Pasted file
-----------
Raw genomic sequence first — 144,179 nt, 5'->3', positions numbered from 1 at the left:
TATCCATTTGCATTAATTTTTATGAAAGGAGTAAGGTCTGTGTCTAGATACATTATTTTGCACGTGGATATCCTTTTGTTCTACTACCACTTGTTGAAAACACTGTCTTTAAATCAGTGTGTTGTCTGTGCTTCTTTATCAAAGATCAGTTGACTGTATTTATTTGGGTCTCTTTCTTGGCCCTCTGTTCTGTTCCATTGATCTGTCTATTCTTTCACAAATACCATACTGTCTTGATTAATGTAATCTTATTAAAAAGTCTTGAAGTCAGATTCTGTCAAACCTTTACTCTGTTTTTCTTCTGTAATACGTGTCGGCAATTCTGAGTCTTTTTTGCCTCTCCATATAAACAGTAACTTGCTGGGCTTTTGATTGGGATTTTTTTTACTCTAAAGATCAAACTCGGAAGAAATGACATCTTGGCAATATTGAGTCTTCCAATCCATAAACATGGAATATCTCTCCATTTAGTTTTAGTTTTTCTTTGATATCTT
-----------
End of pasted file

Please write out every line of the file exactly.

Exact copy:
Raw genomic sequence first — 144,179 nt, 5'->3', positions numbered from 1 at the left:
TATCCATTTGCATTAATTTTTATGAAAGGAGTAAGGTCTGTGTCTAGATACATTATTTTGCACGTGGATATCCTTTTGTTCTACTACCACTTGTTGAAAACACTGTCTTTAAATCAGTGTGTTGTCTGTGCTTCTTTATCAAAGATCAGTTGACTGTATTTATTTGGGTCTCTTTCTTGGCCCTCTGTTCTGTTCCATTGATCTGTCTATTCTTTCACAAATACCATACTGTCTTGATTAATGTAATCTTATTAAAAAGTCTTGAAGTCAGATTCTGTCAAACCTTTACTCTGTTTTTCTTCTGTAATACGTGTCGGCAATTCTGAGTCTTTTTTGCCTCTCCATATAAACAGTAACTTGCTGGGCTTTTGATTGGGATTTTTTTTACTCTAAAGATCAAACTCGGAAGAAATGACATCTTGGCAATATTGAGTCTTCCAATCCATAAACATGGAATATCTCTCCATTTAGTTTTAGTTTTTCTTTGATATCTT